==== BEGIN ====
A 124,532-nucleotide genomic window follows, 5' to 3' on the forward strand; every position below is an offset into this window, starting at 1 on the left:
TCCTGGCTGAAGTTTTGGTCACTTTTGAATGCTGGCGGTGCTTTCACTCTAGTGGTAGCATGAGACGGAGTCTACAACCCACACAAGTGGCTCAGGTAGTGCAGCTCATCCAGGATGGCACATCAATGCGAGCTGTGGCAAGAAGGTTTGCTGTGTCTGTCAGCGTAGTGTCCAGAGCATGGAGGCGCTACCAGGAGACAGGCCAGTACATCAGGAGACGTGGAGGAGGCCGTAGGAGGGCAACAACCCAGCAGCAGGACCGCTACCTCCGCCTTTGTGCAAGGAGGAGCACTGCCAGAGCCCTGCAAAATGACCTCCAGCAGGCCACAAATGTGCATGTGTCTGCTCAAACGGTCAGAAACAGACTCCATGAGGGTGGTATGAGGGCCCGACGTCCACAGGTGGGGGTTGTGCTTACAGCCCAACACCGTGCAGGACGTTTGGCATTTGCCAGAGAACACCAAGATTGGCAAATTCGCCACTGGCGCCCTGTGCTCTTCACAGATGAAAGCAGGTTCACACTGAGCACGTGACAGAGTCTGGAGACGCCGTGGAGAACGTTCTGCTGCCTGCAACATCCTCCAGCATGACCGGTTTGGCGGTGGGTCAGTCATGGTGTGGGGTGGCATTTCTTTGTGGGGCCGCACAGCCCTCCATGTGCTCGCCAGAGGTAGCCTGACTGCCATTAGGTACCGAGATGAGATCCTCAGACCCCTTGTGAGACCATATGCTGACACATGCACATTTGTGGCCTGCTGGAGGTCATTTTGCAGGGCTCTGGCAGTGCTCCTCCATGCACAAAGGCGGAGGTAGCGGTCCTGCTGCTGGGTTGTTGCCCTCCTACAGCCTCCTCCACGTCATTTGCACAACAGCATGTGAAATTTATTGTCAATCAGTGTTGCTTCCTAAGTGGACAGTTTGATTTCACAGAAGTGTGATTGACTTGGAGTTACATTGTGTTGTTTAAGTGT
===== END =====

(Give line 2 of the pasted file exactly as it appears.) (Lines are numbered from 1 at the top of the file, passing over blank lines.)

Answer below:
TCCTGGCTGAAGTTTTGGTCACTTTTGAATGCTGGCGGTGCTTTCACTCTAGTGGTAGCATGAGACGGAGTCTACAACCCACACAAGTGGCTCAGGTAGTGCAGCTCATCCAGGATGGCACATCAATGCGAGCTGTGGCAAGAAGGTTTGCTGTGTCTGTCAGCGTAGTGTCCAGAGCATGGAGGCGCTACCAGGAGACAGGCCAGTACATCAGGAGACGTGGAGGAGGCCGTAGGAGGGCAACAACCCAGCAGCAGGACCGCTACCTCCGCCTTTGTGCAAGGAGGAGCACTGCCAGAGCCCTGCAAAATGACCTCCAGCAGGCCACAAATGTGCATGTGTCTGCTCAAACGGTCAGAAACAGACTCCATGAGGGTGGTATGAGGGCCCGACGTCCACAGGTGGGGGTTGTGCTTACAGCCCAACACCGTGCAGGACGTTTGGCATTTGCCAGAGAACACCAAGATTGGCAAATTCGCCACTGGCGCCCTGTGCTCTTCACAGATGAAAGCAGGTTCACACTGAGCACGTGACAGAGTCTGGAGACGCCGTGGAGAACGTTCTGCTGCCTGCAACATCCTCCAGCATGACCGGTTTGGCGGTGGGTCAGTCATGGTGTGGGGTGGCATTTCTTTGTGGGGCCGCACAGCCCTCCATGTGCTCGCCAGAGGTAGCCTGACTGCCATTAGGTACCGAGATGAGATCCTCAGACCCCTTGTGAGACCATATGCTGACACATGCACATTTGTGGCCTGCTGGAGGTCATTTTGCAGGGCTCTGGCAGTGCTCCTCCATGCACAAAGGCGGAGGTAGCGGTCCTGCTGCTGGGTTGTTGCCCTCCTACAGCCTCCTCCACGTCATTTGCACAACAGCATGTGAAATTTATTGTCAATCAGTGTTGCTTCCTAAGTGGACAGTTTGATTTCACAGAAGTGTGATTGACTTGGAGTTACATTGTGTTGTTTAAGTGT